Webb shows never-before-seen details in this galaxy group thanks to its powerful, infrared vision and extremely high spatial resolution. Sparkling clusters of millions of young stars and starburst regions of fresh star birth grace the image. Sweeping tails of gas, dust, and stars are being pulled from several of the galaxies due to gravitational interactions. Most dramatically, the Webb Space Telescope captures huge shock waves as one of the galaxies, NGC 7318B, smashes through the cluster.

Stephan's Quintet (MIRI Spectra)

The top spectrum, from the black hole’s outflow, shows a region filled with hot, ionized gases, including iron, argon, neon, sulfur, and oxygen as denoted by the peaks at given wavelengths. The presence of multiple emission lines from the same element with different degrees of ionization is valuable for understanding the properties and origins of the outflow.
The bottom spectrum reveals that the supermassive black hole has a reservoir of colder, denser gas with large quantities of molecular hydrogen and silicate dust that absorb the light from the central regions of the galaxy. Credit: NASA, ESA, CSA, STScI

Together, the five galaxies of Stephan’s Quintet are also known as the Hickson Compact Group 92 (HCG 92). Although called a “quintet,” only four of the galaxies are actually close together and caught up in a cosmic dance. The fifth and leftmost galaxy, called NGC 7320, is well in the foreground compared with the other four. In fact, NGC 7320 resides just 40 million light-years from Earth, while the other four galaxies (NGC 7317, NGC 7318A, NGC 7318B, and NGC 7319) are around 290 million light-years away. This is still fairly close in cosmic terms, compared with more distant galaxies billions of light-years away. Studying such relatively nearby galaxies like these helps astronomers better understand structures seen in a much more distant universe.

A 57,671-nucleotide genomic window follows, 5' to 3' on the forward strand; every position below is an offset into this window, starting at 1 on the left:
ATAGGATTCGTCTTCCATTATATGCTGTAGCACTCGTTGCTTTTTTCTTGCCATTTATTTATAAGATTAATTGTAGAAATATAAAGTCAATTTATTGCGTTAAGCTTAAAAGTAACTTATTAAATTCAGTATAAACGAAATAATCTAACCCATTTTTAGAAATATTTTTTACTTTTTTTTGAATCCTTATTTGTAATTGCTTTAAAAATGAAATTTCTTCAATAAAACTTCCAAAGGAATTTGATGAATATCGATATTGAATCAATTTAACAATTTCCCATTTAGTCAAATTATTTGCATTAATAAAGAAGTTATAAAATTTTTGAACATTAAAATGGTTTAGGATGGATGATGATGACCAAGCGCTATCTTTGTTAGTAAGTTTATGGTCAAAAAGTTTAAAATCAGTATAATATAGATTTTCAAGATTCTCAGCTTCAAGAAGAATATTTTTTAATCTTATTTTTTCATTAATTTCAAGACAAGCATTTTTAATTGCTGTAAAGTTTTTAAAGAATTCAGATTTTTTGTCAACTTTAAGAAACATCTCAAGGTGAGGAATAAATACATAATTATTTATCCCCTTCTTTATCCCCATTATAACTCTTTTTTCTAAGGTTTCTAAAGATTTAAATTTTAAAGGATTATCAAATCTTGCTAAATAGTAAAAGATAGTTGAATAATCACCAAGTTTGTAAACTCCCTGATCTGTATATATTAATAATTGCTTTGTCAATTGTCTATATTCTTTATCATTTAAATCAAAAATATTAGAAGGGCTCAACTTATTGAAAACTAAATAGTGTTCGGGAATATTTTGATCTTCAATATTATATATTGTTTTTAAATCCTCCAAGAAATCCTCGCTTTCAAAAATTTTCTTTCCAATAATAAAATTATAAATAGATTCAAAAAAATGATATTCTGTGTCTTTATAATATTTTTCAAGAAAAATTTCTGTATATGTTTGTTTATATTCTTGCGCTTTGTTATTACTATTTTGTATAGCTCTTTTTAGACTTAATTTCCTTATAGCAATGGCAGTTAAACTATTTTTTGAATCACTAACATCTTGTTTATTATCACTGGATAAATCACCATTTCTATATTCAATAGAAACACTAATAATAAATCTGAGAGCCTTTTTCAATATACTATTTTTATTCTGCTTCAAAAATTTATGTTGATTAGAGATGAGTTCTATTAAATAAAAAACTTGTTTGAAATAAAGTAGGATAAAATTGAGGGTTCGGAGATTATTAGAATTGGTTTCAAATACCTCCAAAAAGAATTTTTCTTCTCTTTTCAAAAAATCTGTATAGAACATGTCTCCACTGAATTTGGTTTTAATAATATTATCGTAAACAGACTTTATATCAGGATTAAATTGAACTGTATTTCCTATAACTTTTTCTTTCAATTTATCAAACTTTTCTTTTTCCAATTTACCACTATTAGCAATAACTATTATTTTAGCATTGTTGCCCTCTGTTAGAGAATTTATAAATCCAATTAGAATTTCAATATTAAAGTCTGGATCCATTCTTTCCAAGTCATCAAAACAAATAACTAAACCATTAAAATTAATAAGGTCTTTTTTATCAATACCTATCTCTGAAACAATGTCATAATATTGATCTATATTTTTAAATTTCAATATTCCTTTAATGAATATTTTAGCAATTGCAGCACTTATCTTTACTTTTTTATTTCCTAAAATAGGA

This proximity provides scientists a ringside seat for witnessing the merging and interactions between galaxies that are so crucial to all of galaxy evolution. Rarely do astronomers witness in so much detail how interacting galaxies trigger star formation in each other, and how the gas in these galaxies is being disturbed. Stephan’s Quintet is an excellent “laboratory” for studying these processes fundamental to all galaxies.

Stephan's Quintet (NIRSpec IFU)